the best koshari in town. Almost as fascinating to watch the hungry hoardes who jostle for seats, put in their order, shovel the stuff down and roll out with alarming quickness. If that doesn't hold your interest you can always watch the rolling videoclip of their claim to fame on national news including clips of English tourists enthusiastically tucking in and giving it the thumbs up. Jordan
Well, we were only in touristy Petra really so all we can say is that it was very middle of the road Middle Eastern. All done very well but nothing really jumped out. We were introduced to a bedouin dish called a mensaf - lamb or chicken cooked and served with some special pilaf rice with almonds and pistachios. We were to come across many varieties of it in Syria subsequently.
Must try: pack a picnic to Petra and have it on the roof of the cave cafe facing Ed Deir (the Monastery). Bread and cheese never tasted so good! If you stay on till late afternoon you will likely be invited for a chat and tea with the friendly Bedouin guys who run the cafe. They also allow tourists to
do an overnighter in the cave if you are so inclined - though I think the chances are probably better if you are female! Syria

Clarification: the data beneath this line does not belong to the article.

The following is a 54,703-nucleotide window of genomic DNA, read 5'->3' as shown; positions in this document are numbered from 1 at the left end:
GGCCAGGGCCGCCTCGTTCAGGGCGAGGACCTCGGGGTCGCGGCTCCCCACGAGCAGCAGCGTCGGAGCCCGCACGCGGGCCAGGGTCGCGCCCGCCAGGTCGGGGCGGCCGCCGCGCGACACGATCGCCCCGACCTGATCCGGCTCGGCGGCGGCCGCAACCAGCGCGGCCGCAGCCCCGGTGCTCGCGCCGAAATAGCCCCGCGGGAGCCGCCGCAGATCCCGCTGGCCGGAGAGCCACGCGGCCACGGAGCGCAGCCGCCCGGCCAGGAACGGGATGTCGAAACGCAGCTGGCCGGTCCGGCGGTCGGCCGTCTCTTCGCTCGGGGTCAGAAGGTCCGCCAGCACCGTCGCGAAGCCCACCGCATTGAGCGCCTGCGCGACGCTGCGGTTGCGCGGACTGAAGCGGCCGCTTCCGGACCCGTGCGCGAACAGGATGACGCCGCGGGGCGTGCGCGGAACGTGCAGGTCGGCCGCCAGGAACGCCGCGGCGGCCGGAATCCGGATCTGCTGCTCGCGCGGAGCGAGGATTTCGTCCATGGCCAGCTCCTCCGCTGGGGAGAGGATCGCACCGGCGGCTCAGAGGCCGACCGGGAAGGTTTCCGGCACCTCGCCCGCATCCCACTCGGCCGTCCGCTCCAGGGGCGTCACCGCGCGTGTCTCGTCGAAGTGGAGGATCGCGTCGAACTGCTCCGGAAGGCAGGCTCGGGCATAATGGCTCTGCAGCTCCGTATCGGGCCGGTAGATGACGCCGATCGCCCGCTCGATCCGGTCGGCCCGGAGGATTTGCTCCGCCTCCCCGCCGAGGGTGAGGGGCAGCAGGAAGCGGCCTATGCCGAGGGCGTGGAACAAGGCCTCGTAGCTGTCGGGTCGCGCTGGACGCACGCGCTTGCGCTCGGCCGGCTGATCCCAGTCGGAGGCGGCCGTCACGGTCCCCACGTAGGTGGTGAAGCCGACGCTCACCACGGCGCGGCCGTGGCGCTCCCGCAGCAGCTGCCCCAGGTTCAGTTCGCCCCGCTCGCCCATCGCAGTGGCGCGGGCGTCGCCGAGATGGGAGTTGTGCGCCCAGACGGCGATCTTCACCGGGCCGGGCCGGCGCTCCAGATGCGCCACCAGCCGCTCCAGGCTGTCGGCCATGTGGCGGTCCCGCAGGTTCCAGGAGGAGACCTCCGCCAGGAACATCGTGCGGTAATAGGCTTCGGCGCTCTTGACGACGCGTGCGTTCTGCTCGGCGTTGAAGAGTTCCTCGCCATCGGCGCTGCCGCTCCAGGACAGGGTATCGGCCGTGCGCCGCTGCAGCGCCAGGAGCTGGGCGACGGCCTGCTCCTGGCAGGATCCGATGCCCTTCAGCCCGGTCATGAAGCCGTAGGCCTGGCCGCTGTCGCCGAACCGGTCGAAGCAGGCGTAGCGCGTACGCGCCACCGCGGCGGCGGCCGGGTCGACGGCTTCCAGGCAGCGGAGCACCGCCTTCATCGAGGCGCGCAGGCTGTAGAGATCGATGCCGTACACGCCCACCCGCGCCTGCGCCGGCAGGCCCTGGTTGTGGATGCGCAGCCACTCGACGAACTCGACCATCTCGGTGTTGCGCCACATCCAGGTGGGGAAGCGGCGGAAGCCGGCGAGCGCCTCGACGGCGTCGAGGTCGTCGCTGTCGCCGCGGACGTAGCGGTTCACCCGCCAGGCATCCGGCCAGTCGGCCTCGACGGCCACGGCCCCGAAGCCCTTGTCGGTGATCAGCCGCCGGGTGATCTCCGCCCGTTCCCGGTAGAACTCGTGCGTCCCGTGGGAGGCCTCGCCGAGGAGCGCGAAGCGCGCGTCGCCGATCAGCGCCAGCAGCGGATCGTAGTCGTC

We ate well in Syria and came to understand what fine dining in the Middle East was all about. I am struggling to remember if we had a dud meal at all actually. From streetfood to the fanciest restaurants, the food was always tasty and freshly prepared from good quality ingredients. And it was affordable. Rob's birthday dinner at one of the poshest restaurants in Aleppo, where we ate till bursting, only cost us something like 9 quid in total. Most of the time, we paid between 200 - 400 Syrian pounds for a meal for two - about 3 quid.
Must try: the unforgettable experience of dining in some of the lovely merchant houses in the old cities of Damascus and Aleppo, now renovated and updated into graceful dining rooms. Most of these houses are based around a pretty central courtyard often ornamented with a fountain, citrus trees and various plants. One of my personal favourites was Beit Jabri in Damascus which was less glitzy than some of the dolled up old